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Ultra-Orthodox Judaism: an oppressive Abrahamic religion?

by Tegan Mazur - Copy Desk Chief
Tue, Sep 19th 2017 08:00 pm

Judaism, Christianity and Islam are three religions in the world that have been influential for thousands of years. For three religions that are supposed to get along more than any other, they are always stirring up drama amongst themselves and, sometimes, by themselves.

In western culture, particularly the United States of America, there is the notion that Islam, more so than the other two, is an extremely regressive religion, treating its women followers lesser than men. The most prevalent example of this is of course the various types of headdresses that many Muslim women wear, including the burqa, hijab, niqab, chador and khimar.

This stereotype takes focus away from the same characteristics that Christianity and Judaism share. Judaism has a sect just like Christianity and Islam that harbors more traditional values. A specific sect, located in Israel, is known to the world as ultra-orthodox Judaism.

This particular sect has become more and more well-known because of its infamous reputation of spousal abuse. The men in this sect of Judaism have an unnatural control over their wives and children, and abuse it to an inhuman level. According to The Washington Post, women have gone to great lengths to escape this life with their children. In one such case, a woman known as Reut gave birth to her fifth child and then two days later took a taxi immediately to a women’s shelter with the child to escape her husband. She stated that he was so controlling that he even determined when she could go to the bathroom, which forced her to wear a diaper.

As much as I am one for respecting beliefs, especially religious ones, it won’t stop me from pointing out the obvious flaws of them. Any religion that takes its understanding of the universe from a book written centuries ago has got some serious flaws, not the least of which is that they are taken accounts that have survived through the years by being copied  by hand countless times.

The issue here, however, is one of women and one of women being abused. Any religion that takes a group as general and large as women and degrades them needs a good long hard look in the mirror. People have the right to worship, certainly, but I have just as much right to tell the world that I think religion is an antiquated viewpoint and that we should respect women. Now I know that last point there might be a bit controversial, respecting women and everything, but I think we can do it if we really try.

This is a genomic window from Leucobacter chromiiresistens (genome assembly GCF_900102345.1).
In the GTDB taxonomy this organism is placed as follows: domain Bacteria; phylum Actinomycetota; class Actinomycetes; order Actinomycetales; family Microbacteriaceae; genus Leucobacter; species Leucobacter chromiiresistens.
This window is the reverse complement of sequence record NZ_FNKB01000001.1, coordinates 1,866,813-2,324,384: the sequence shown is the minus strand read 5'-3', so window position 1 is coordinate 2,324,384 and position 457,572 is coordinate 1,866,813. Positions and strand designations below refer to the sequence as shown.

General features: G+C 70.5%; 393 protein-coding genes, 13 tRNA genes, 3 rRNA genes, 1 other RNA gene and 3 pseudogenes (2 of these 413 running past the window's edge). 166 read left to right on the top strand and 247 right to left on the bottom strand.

Now, just as Islam has suffered criticism and stigma over the many years of its existence, Judaism too has not had the best of times. That in mind, I want to make it clear that this is not an attack on Judaism. My personal feelings aside on the subject of religion, this is an issue about men abusing women. 

As I said at the beginning of the article, no religion is free of problems within its ideology; the issue here is not Judaism. After all, you don’t see Ultra-orthodox Jewish women doing terrible, unspeakable things like cutting their husbands heads off, though at this point I wouldn’t exactly blame them for wanting to. Though this did happen to a women in the Ultra-orthodox sect, according to The Washington Post, a husband killed his wife and cut off her head, carrying it through town because, allegedly, God had told him to do so.

However, despite all this abuse and control, women are not as easily suppressed as that. The Washington Post reported that there are two women in particular who are fighting for women’s equality in that part of the world. Esty Shusan and Estee Rieder-Indursky have been fighting for women’s rights in this harshly misogynistic environment. The two have been fighting in the political ring, trying to lessen the male driven Ultra-Orthodox influence in the region. 

They have recently gone to Israel's Supreme Courts in order to evoke change. They've argued to the couts that the political systems should not be allowing such discrimination to flourish. It seems this is less an issue of religion and customs, and more one of women, feminism and politics.

So what do we walk away with here? In this day and age, it’s good to remember that Islam and Judaism should not be our scapegoats for our problems. Women are abused often and brutally in this world and we come up with endless excuses for why it happens. 

Pulling the veil of religion away here is important. Religion is a very easy scapegoat; we have to respect religious freedom, of course. However, we cannot let it become an excuse for those evil souls in the world who would use it as a both a shield for themselves and a weapon against innocent people. 

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